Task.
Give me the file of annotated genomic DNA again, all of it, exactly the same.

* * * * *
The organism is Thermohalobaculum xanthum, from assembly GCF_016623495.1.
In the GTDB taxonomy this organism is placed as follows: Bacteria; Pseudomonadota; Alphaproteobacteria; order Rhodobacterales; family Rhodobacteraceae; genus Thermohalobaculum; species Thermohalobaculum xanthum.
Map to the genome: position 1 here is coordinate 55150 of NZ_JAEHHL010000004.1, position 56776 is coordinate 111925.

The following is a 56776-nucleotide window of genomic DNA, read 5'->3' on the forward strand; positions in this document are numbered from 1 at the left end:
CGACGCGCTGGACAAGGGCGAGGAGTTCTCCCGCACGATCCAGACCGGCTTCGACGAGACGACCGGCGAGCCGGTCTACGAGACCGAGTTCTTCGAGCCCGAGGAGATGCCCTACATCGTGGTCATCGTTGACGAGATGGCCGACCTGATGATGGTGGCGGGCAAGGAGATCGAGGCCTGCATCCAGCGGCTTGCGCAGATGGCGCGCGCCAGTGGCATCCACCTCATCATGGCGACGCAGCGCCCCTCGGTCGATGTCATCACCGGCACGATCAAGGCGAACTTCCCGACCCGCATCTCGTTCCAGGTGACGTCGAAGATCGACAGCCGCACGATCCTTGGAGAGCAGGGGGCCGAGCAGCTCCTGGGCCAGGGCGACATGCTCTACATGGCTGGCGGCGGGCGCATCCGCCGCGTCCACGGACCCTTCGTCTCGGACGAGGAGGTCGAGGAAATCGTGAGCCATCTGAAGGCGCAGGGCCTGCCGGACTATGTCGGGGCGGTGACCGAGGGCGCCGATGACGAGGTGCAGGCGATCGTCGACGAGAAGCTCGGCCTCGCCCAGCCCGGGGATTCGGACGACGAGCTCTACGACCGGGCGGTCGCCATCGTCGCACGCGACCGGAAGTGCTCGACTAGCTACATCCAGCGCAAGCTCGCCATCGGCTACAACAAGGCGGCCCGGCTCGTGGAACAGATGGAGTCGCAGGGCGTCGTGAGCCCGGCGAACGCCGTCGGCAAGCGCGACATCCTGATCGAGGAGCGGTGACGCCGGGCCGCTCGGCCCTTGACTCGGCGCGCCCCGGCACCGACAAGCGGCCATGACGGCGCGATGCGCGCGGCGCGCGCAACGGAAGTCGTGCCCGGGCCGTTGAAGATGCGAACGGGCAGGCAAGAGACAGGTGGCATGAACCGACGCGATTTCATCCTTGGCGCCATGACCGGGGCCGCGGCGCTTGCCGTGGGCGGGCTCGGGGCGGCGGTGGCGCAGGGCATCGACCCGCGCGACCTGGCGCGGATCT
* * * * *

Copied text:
The organism is Thermohalobaculum xanthum, from assembly GCF_016623495.1.
In the GTDB taxonomy this organism is placed as follows: Bacteria; Pseudomonadota; Alphaproteobacteria; order Rhodobacterales; family Rhodobacteraceae; genus Thermohalobaculum; species Thermohalobaculum xanthum.
Map to the genome: position 1 here is coordinate 55150 of NZ_JAEHHL010000004.1, position 56776 is coordinate 111925.

The following is a 56776-nucleotide window of genomic DNA, read 5'->3' on the forward strand; positions in this document are numbered from 1 at the left end:
CGACGCGCTGGACAAGGGCGAGGAGTTCTCCCGCACGATCCAGACCGGCTTCGACGAGACGACCGGCGAGCCGGTCTACGAGACCGAGTTCTTCGAGCCCGAGGAGATGCCCTACATCGTGGTCATCGTTGACGAGATGGCCGACCTGATGATGGTGGCGGGCAAGGAGATCGAGGCCTGCATCCAGCGGCTTGCGCAGATGGCGCGCGCCAGTGGCATCCACCTCATCATGGCGACGCAGCGCCCCTCGGTCGATGTCATCACCGGCACGATCAAGGCGAACTTCCCGACCCGCATCTCGTTCCAGGTGACGTCGAAGATCGACAGCCGCACGATCCTTGGAGAGCAGGGGGCCGAGCAGCTCCTGGGCCAGGGCGACATGCTCTACATGGCTGGCGGCGGGCGCATCCGCCGCGTCCACGGACCCTTCGTCTCGGACGAGGAGGTCGAGGAAATCGTGAGCCATCTGAAGGCGCAGGGCCTGCCGGACTATGTCGGGGCGGTGACCGAGGGCGCCGATGACGAGGTGCAGGCGATCGTCGACGAGAAGCTCGGCCTCGCCCAGCCCGGGGATTCGGACGACGAGCTCTACGACCGGGCGGTCGCCATCGTCGCACGCGACCGGAAGTGCTCGACTAGCTACATCCAGCGCAAGCTCGCCATCGGCTACAACAAGGCGGCCCGGCTCGTGGAACAGATGGAGTCGCAGGGCGTCGTGAGCCCGGCGAACGCCGTCGGCAAGCGCGACATCCTGATCGAGGAGCGGTGACGCCGGGCCGCTCGGCCCTTGACTCGGCGCGCCCCGGCACCGACAAGCGGCCATGACGGCGCGATGCGCGCGGCGCGCGCAACGGAAGTCGTGCCCGGGCCGTTGAAGATGCGAACGGGCAGGCAAGAGACAGGTGGCATGAACCGACGCGATTTCATCCTTGGCGCCATGACCGGGGCCGCGGCGCTTGCCGTGGGCGGGCTCGGGGCGGCGGTGGCGCAGGGCATCGACCCGCGCGACCTGGCGCGGATCT